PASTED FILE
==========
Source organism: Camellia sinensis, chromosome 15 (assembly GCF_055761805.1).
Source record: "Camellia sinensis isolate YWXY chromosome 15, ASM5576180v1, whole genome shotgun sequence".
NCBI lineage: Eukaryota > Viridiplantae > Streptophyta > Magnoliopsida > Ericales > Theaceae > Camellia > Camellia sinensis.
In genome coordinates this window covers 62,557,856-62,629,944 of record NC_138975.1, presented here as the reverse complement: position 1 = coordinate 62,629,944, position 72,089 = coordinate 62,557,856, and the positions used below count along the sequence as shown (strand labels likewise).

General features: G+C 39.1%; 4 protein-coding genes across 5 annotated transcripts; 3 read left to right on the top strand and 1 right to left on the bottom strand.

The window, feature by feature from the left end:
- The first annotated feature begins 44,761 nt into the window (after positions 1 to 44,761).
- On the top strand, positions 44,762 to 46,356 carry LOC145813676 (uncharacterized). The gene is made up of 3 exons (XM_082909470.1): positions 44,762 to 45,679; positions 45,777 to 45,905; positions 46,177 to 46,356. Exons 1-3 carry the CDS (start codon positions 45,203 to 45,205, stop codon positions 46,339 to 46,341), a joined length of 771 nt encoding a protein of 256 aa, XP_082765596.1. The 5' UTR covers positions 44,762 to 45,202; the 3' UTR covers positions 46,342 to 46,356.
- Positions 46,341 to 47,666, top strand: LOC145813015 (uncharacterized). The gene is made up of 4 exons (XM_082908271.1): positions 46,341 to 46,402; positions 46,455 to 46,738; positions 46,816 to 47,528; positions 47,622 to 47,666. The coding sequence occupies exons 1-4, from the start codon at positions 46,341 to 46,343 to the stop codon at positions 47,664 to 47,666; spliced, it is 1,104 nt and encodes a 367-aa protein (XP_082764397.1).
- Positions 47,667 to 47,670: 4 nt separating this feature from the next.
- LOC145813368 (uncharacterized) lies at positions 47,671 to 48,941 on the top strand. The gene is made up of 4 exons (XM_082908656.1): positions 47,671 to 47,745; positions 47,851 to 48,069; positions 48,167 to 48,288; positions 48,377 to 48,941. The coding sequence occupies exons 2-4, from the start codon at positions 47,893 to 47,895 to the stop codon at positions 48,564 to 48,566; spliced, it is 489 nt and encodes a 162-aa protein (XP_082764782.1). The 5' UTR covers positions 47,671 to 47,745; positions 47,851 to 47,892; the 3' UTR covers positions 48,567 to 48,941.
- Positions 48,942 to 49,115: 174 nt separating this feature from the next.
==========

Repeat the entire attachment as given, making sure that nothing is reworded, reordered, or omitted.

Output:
Source organism: Camellia sinensis, chromosome 15 (assembly GCF_055761805.1).
Source record: "Camellia sinensis isolate YWXY chromosome 15, ASM5576180v1, whole genome shotgun sequence".
NCBI lineage: Eukaryota > Viridiplantae > Streptophyta > Magnoliopsida > Ericales > Theaceae > Camellia > Camellia sinensis.
In genome coordinates this window covers 62,557,856-62,629,944 of record NC_138975.1, presented here as the reverse complement: position 1 = coordinate 62,629,944, position 72,089 = coordinate 62,557,856, and the positions used below count along the sequence as shown (strand labels likewise).

General features: G+C 39.1%; 4 protein-coding genes across 5 annotated transcripts; 3 read left to right on the top strand and 1 right to left on the bottom strand.

The window, feature by feature from the left end:
- The first annotated feature begins 44,761 nt into the window (after positions 1 to 44,761).
- On the top strand, positions 44,762 to 46,356 carry LOC145813676 (uncharacterized). The gene is made up of 3 exons (XM_082909470.1): positions 44,762 to 45,679; positions 45,777 to 45,905; positions 46,177 to 46,356. Exons 1-3 carry the CDS (start codon positions 45,203 to 45,205, stop codon positions 46,339 to 46,341), a joined length of 771 nt encoding a protein of 256 aa, XP_082765596.1. The 5' UTR covers positions 44,762 to 45,202; the 3' UTR covers positions 46,342 to 46,356.
- Positions 46,341 to 47,666, top strand: LOC145813015 (uncharacterized). The gene is made up of 4 exons (XM_082908271.1): positions 46,341 to 46,402; positions 46,455 to 46,738; positions 46,816 to 47,528; positions 47,622 to 47,666. The coding sequence occupies exons 1-4, from the start codon at positions 46,341 to 46,343 to the stop codon at positions 47,664 to 47,666; spliced, it is 1,104 nt and encodes a 367-aa protein (XP_082764397.1).
- Positions 47,667 to 47,670: 4 nt separating this feature from the next.
- LOC145813368 (uncharacterized) lies at positions 47,671 to 48,941 on the top strand. The gene is made up of 4 exons (XM_082908656.1): positions 47,671 to 47,745; positions 47,851 to 48,069; positions 48,167 to 48,288; positions 48,377 to 48,941. The coding sequence occupies exons 2-4, from the start codon at positions 47,893 to 47,895 to the stop codon at positions 48,564 to 48,566; spliced, it is 489 nt and encodes a 162-aa protein (XP_082764782.1). The 5' UTR covers positions 47,671 to 47,745; positions 47,851 to 47,892; the 3' UTR covers positions 48,567 to 48,941.
- Positions 48,942 to 49,115: 174 nt separating this feature from the next.